After a good three hours of performances by just a small fraction of those he touched, this is what we all came to see. This is the man that put the butts in the seats.

Berry stumbles through what is simultaneously the sloppiest and most beautiful rendition of “Johnny B. Goode” that has ever graced my ears. Every person that shuffled across the stage that night could have delivered a version that sounded superior, though none would have felt even half as satisfying. It's not important that Chuck is no longer the man he used to be. What's important is that he ever was in the first place, and that he stood on stage tonight just long enough to give a kid like me the chance to see him do it live yet again. Closer to 90 years of than age than he is to 80, he's a shell of what he once was, which is more than plenty for those of us in the audience.

“What's my next song?” he turns and asks with a confused look, just seconds after the amps belted out the final strum of his first selection.

Right. “Reelin' & Rockin'.” He knew that, of course. Relying on adrenaline and decades of muscle memory as he strums along, a gruffly voice tosses in mangled lyrics here and there. The number of songs he has left in those fragile fingers can't be high, his voice on a steady pathway to being completely shot. But his eyes still dance and his smile is close enough, and you get the sense that he relishes the chance to be out here just as much as we all do to see him. As long as he wants to keep picking up the guitar and waltzing up to the mic, I doubt he'll hear any complaints.

Berry lurches to the end of his second and final song on the evening. It was almost as if he payed tribute to himself, fittingly, his performance brief and scattered enough to serve as him covering the past as opposed to revisiting it. But we don't mind. We wish he'd play longer, but are eternally grateful that he played at all. We'd probably stand and cheer for hours if that's what he wanted. It's the least we could do for a man that has given us all so much, one way or another.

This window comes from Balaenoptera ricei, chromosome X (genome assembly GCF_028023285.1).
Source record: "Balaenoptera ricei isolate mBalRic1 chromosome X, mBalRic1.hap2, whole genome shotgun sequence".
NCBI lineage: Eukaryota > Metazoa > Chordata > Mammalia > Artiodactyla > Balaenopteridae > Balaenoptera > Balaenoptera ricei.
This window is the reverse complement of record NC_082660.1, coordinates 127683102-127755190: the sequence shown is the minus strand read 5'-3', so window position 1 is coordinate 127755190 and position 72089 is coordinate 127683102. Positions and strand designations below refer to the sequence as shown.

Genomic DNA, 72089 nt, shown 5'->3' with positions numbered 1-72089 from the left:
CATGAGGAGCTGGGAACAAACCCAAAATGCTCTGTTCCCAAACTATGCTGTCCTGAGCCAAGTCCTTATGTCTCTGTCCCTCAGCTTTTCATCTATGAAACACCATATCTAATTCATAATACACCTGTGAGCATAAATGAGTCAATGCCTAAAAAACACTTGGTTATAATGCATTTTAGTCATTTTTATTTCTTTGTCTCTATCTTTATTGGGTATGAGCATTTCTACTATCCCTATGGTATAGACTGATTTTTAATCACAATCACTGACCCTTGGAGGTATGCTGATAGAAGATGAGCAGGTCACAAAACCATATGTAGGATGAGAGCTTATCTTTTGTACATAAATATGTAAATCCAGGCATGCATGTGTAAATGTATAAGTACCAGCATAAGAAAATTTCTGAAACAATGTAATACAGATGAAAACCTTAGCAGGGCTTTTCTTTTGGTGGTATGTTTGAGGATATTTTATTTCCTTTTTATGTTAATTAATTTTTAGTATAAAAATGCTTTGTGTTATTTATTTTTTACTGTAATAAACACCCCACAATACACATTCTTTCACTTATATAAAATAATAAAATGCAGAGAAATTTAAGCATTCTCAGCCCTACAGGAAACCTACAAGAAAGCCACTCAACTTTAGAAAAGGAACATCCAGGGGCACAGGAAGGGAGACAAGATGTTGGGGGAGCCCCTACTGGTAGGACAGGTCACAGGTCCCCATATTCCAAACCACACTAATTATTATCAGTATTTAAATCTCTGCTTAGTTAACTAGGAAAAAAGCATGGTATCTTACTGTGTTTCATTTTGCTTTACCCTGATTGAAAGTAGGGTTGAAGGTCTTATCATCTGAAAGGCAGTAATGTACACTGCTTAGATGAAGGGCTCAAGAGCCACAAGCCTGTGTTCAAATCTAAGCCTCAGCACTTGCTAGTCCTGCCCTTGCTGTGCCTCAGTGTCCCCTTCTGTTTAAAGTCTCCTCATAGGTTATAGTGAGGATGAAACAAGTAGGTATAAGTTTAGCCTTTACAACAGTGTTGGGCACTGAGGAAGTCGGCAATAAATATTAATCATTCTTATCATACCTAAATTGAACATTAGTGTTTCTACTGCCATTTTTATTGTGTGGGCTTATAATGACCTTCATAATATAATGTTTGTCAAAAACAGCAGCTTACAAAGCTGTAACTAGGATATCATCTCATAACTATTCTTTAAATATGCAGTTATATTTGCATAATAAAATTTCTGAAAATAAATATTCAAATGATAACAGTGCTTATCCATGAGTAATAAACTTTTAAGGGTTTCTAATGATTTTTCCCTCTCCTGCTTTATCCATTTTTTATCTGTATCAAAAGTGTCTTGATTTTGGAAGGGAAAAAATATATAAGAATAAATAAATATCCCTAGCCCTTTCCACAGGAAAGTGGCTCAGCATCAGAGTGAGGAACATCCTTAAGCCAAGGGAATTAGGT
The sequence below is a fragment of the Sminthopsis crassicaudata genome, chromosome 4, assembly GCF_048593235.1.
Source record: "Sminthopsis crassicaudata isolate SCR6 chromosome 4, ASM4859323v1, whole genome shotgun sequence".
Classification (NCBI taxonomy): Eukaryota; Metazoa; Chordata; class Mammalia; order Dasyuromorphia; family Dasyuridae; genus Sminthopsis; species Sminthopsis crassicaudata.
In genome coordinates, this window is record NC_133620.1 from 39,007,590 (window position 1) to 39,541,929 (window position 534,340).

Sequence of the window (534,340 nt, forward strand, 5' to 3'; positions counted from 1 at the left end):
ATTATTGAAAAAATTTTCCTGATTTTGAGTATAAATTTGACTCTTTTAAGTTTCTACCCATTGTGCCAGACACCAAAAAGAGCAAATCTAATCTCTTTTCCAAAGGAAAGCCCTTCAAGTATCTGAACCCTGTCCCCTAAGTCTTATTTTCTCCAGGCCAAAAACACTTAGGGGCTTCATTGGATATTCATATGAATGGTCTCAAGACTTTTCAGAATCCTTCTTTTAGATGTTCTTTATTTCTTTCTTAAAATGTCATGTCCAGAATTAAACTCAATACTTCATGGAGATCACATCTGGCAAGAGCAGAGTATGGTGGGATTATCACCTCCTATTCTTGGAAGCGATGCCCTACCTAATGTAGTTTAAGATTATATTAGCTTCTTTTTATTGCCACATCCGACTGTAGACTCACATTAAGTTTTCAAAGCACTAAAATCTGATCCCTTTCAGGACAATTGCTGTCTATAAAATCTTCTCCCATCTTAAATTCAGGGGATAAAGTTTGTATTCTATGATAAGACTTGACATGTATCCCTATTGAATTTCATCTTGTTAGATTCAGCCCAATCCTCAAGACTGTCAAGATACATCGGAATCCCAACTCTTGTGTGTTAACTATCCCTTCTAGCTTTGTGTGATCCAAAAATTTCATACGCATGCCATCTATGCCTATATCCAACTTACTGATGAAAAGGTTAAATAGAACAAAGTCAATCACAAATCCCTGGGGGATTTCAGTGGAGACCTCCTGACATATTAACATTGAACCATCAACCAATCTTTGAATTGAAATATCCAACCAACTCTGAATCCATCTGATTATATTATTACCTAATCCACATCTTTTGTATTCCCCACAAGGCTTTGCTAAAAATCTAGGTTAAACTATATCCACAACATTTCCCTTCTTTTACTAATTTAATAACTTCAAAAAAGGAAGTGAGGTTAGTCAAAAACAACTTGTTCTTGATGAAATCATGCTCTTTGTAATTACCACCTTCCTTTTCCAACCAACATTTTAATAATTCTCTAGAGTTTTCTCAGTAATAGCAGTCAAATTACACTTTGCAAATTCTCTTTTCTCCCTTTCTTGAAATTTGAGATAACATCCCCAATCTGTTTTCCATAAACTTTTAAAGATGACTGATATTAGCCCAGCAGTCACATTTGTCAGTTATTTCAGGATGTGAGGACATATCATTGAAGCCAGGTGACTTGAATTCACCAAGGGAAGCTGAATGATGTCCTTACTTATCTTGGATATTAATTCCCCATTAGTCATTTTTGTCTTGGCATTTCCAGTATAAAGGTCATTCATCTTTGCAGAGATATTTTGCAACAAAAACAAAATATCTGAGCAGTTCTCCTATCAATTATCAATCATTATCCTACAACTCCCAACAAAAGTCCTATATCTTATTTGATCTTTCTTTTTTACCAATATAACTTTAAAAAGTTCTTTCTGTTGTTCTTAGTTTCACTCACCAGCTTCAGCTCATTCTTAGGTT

“Very happy to be here,” he shouts out, that smile looking more and more like the one in those pictures from over half a century ago. “I'm 86 years old. I'm happy to be anywhere.”

Anywhere. Everywhere. Same difference.


I eventually separate myself from the hoard of people pushing through the doorway — black and white, young and old, Motörhead and Merle Haggard fans bunched as one. The night sky is chilly and dark and peppered with tiny drops of rain, growing ever quiet the farther I get from that lone saxophone player standing on the corner.

Strolling the few blocks to my car, I enjoy the walk and the solitude — or maybe just don't think about it at all — surprised at how quickly I arrive at my parking spot. Sitting alone on the side of a red-bricked street and sheltered by leaves still clinging to their branches for at least a few moments longer, I slide into my automobile and turn the engine, flipping on the headlights while resisting a sudden unexplainable urge to roll down the window and hang my left arm out over the side.

I make a right at the first stop sign, my wheels returning to the customary blacktop, my eyes glancing up at the glowing lights in the rearview mirror, dimmer and dimmer by the second. The streets are noticeably empty. I press heavier on the gas pedal, presumably heading back home, though I can't quite say for sure.

Cruisin' and playin' the radio. No particular place to go.

Thanks for reading